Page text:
Energy Security Worry To Drive India's Low-CO2 Plan
Author: Krittivas Mukherjee and Ratnajyoti Dutta
Worries over energy security will drive India's goal to slow the growth of its carbon emissions, the head of a government panel tasked with developing the country's low-carbon strategy said on Monday.
Reserves of fossil fuels such as coal were fast running out, making it imperative for India to improve efficiency and accelerate renewable energy sources to keep the economy growing at a projected 8 to 9 percent annually, Kirit Parikh said.
India, the world's fourth-largest carbon emitter, is under pressure to cut pollution in the fight against climate change. While per-capita emissions are still low, demand for electricity and fossil fuels is increasing as the middle class clamors for more cars, TVs and better housing.
"If the Indian economy is not concerned at all with climate change ... and follows the business-as-usual path, the reality is even in business-as-usual we have to change from what we are today," Parikh told Reuters in an interview.
"These are your imperatives in any way from your energy security point of view because we are very short of oil, very short of gas.
"We need to find in the next 20, at the most 30 years, an alternative to coal-based power plants. That will be required in a business-as-usual scenario."
In India, any talk of a low-carbon economy was once seen as politically very risky, given the economic costs involved. But Prime Minister Manmohan Singh in January asked Parikh to begin charting a path to a greener economy.
The panel's preliminary report is due next month and the final submission in September.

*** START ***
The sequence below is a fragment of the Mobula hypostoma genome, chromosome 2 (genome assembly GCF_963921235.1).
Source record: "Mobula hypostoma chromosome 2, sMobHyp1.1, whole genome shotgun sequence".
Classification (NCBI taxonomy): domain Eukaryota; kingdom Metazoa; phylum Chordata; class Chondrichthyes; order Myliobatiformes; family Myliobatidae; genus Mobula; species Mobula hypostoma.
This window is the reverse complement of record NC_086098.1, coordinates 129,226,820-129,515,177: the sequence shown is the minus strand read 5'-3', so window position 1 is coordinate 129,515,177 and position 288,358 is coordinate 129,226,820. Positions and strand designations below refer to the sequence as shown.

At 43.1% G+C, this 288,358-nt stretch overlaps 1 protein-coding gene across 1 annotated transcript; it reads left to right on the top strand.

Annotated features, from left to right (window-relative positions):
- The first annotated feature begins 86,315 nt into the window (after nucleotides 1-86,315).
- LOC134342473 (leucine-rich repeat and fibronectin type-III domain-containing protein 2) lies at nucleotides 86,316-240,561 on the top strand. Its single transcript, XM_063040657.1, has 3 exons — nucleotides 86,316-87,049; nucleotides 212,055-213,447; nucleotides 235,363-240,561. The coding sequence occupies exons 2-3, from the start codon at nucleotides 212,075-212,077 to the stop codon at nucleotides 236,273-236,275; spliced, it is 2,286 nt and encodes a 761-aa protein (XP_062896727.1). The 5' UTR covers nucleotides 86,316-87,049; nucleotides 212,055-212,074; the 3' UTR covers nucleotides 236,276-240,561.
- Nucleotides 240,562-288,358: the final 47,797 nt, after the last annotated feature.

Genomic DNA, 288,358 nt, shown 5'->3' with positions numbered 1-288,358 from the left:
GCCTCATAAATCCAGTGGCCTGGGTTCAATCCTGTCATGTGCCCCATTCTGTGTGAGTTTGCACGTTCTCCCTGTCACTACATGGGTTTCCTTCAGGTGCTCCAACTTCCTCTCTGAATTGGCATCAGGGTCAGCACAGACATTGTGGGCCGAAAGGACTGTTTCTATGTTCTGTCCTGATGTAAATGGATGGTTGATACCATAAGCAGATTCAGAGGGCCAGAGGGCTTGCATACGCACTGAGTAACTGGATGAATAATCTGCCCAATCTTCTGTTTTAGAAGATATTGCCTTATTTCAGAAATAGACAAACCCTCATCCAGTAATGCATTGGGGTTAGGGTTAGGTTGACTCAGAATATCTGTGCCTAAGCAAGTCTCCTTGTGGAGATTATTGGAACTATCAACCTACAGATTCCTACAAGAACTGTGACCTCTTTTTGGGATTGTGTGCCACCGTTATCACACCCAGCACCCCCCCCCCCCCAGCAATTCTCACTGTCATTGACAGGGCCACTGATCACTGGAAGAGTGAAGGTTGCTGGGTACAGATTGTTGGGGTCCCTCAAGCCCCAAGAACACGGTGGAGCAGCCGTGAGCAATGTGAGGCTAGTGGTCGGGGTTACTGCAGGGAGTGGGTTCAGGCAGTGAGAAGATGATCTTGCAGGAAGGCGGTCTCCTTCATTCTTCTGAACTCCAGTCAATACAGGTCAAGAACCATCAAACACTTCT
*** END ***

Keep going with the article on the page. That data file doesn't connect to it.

Although India has announced a new climate plan which identifies renewable energy, such as solar power, as a key element, coal remains the backbone of energy supply in a country where almost half the 1.1 billion population has no access to electricity.
The country has 10 percent of the world's coal reserves, the biggest after the United States, Russia and China. Most of India's coal is inferior in quality and highly polluting.
About 70 million tonnes of coal is imported each year, mostly for making steel.
India plans to add 78.7 gigawatts of power generation during the five years ending March 2012, most of it from coal, which now accounts for about 60 percent of the nation's energy mix.
HIGHER EFFICIENCY SPURS HIGHER DEMAND
By comparison, renewables such as wind, solar and biomass contribute only 8.8 percent to generation and, though there are plans to scale up solar power generation to 20 gigawatts by 2022, it depends on international finance and technology.
A landmark nuclear deal with the United States might herald a new chapter in clean energy in India, but long planning and building periods for nuclear reactors and high cost are deterrents.
Parikh said given the dependence on coal, the only way forward was to enhance the efficiency of coal-based power plants by using technology such as super-critical boilers which would help cut coal use by about 20 percent.
"In 10 years' time, half of my plants should be more efficient. In another 10 years, 75 percent of the plants should be more efficient," he said.
India last year set a goal for slowing the growth of its emissions, saying it will try to rein in its "carbon intensity" -- the amount of carbon dioxide emitted per unit of economic output -- by between 20 and 25 percent by 2020, from 2005 levels.
Parikh said the target was achievable without a major shift in policy keeping in view the fact that India's energy intensity -- the amount of energy used to produce one unit of GDP -- has been coming down.
He said it was too early to estimate the economic cost of shifting to a low-carbon economy and the panel would initially only identify areas of opportunities such as in the power, transport and construction sectors.
Parikh said increasing energy efficiency was not enough because enhanced efficiency would lead to higher energy demands.
" ... activities become more productive, larger value-adding takes place, incomes go up, people demand more, growth takes place and the total energy demand goes up," he said.
(Editing by David Fogarty)